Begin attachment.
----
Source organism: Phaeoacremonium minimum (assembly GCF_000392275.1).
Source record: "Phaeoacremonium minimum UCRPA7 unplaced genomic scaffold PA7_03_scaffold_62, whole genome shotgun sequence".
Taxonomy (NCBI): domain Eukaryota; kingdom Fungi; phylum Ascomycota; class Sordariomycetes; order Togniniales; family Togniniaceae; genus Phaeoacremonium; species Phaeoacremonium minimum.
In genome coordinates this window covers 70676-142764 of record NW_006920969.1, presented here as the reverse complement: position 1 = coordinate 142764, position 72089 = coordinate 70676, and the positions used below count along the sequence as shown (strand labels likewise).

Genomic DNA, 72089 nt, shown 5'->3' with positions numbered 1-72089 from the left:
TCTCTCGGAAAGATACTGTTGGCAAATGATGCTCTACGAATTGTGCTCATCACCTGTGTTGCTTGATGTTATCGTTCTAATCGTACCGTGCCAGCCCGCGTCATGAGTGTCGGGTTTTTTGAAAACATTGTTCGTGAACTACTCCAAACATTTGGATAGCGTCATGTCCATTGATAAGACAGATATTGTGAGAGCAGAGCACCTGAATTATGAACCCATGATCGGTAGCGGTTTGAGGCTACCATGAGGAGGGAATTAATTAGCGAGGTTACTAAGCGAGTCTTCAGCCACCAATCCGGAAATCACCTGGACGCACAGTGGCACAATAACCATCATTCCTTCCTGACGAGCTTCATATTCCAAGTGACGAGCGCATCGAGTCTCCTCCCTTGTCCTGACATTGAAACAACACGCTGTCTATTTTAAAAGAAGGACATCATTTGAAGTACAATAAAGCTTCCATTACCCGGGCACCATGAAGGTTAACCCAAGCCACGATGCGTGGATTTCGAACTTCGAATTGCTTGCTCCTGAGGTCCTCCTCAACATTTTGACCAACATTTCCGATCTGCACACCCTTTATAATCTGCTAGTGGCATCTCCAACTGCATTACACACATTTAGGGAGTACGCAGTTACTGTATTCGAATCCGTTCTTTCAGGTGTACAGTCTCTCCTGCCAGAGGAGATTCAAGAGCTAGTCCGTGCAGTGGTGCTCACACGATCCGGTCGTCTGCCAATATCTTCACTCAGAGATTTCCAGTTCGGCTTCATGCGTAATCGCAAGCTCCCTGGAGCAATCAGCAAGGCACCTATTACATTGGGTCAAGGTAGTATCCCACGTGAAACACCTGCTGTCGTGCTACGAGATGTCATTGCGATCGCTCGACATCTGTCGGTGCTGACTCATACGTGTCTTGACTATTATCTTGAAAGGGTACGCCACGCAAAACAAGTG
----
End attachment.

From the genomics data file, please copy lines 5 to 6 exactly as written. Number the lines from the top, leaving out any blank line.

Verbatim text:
Genomic DNA, 72089 nt, shown 5'->3' with positions numbered 1-72089 from the left:
TCTCTCGGAAAGATACTGTTGGCAAATGATGCTCTACGAATTGTGCTCATCACCTGTGTTGCTTGATGTTATCGTTCTAATCGTACCGTGCCAGCCCGCGTCATGAGTGTCGGGTTTTTTGAAAACATTGTTCGTGAACTACTCCAAACATTTGGATAGCGTCATGTCCATTGATAAGACAGATATTGTGAGAGCAGAGCACCTGAATTATGAACCCATGATCGGTAGCGGTTTGAGGCTACCATGAGGAGGGAATTAATTAGCGAGGTTACTAAGCGAGTCTTCAGCCACCAATCCGGAAATCACCTGGACGCACAGTGGCACAATAACCATCATTCCTTCCTGACGAGCTTCATATTCCAAGTGACGAGCGCATCGAGTCTCCTCCCTTGTCCTGACATTGAAACAACACGCTGTCTATTTTAAAAGAAGGACATCATTTGAAGTACAATAAAGCTTCCATTACCCGGGCACCATGAAGGTTAACCCAAGCCACGATGCGTGGATTTCGAACTTCGAATTGCTTGCTCCTGAGGTCCTCCTCAACATTTTGACCAACATTTCCGATCTGCACACCCTTTATAATCTGCTAGTGGCATCTCCAACTGCATTACACACATTTAGGGAGTACGCAGTTACTGTATTCGAATCCGTTCTTTCAGGTGTACAGTCTCTCCTGCCAGAGGAGATTCAAGAGCTAGTCCGTGCAGTGGTGCTCACACGATCCGGTCGTCTGCCAATATCTTCACTCAGAGATTTCCAGTTCGGCTTCATGCGTAATCGCAAGCTCCCTGGAGCAATCAGCAAGGCACCTATTACATTGGGTCAAGGTAGTATCCCACGTGAAACACCTGCTGTCGTGCTACGAGATGTCATTGCGATCGCTCGACATCTGTCGGTGCTGACTCATACGTGTCTTGACTATTATCTTGAAAGGGTACGCCACGCAAAACAAGTG